Las Vegas is bigger than life. Casinos that fashion themselves as Paris, New York or Bellagio. The hottest entertainers. And, millions of visitors.
It’s also home to the largest cannabis dispensary in the world — owned by the Las Vegas Paiute Tribe.
Fourteen tribes in Nevada negotiated a bill with the governor’s office two years ago that allowed each to use marijuana on tribal lands. After that bill was signed into law, the Las Vegas Paiute Tribe took on the challenge of opening not just any cannabis dispensary, but a state of the art, Las Vegas style enterprise.
Benny Tso was the tribe’s chairman when the dispensary, Nuwu Marketplace, opened its doors and drive through window. Inside the 15,800 square foot building, customers are able to buy a wide array of cannabis products: flower, infused alcohol, smoking devices and even dog treats.
Tso is no longer the chairman, but still serves as a council member.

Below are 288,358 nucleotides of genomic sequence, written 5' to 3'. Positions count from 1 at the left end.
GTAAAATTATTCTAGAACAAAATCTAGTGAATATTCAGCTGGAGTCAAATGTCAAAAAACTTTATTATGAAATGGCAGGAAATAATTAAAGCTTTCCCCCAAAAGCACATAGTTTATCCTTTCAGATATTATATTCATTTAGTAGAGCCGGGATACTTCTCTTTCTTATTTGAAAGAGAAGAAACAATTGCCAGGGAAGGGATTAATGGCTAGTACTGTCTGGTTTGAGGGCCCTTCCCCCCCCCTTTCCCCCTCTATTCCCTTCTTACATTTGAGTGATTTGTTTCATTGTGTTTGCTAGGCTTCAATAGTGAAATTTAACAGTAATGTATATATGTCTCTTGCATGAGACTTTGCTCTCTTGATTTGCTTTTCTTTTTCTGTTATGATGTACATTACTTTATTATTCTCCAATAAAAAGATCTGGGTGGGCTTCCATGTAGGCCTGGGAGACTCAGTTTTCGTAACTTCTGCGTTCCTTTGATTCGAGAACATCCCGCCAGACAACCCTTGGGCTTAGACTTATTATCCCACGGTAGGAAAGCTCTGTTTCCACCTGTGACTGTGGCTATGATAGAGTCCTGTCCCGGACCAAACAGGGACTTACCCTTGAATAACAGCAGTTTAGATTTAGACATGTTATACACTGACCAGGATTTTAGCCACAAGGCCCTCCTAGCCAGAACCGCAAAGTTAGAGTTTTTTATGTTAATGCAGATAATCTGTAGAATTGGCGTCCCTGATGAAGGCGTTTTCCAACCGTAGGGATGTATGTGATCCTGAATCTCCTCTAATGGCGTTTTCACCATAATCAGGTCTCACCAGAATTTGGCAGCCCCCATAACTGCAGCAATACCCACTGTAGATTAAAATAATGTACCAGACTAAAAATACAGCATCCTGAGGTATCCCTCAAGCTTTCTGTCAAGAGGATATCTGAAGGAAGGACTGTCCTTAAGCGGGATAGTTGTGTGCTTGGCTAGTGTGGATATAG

“When we first contemplated doing this venture with the tribe, we took a look at our current economic development,” said Tso. “We seen a pattern that wasn’t too appealing to the tribe. So we had to start thinking of other ways to diversify the revenue for the tribe.”
The 14 tribes involved in the bill started the Nevada Tribal Cannabis Alliance to present draft legislation to the governor at the time, Brian Sandoval.
“I’m proud to say that the Las Vegas Paiute tribe, along with a few other select tribes got on a conference call,” Tso said. “The goal of that board was to make sure that all tribes in Nevada had a voice in cannabis.”
The bill authorizes the governor’s office to enter into agreements with tribal governments related to the use of marijuana.
The Nevada State Bill 375 was approved on June 2,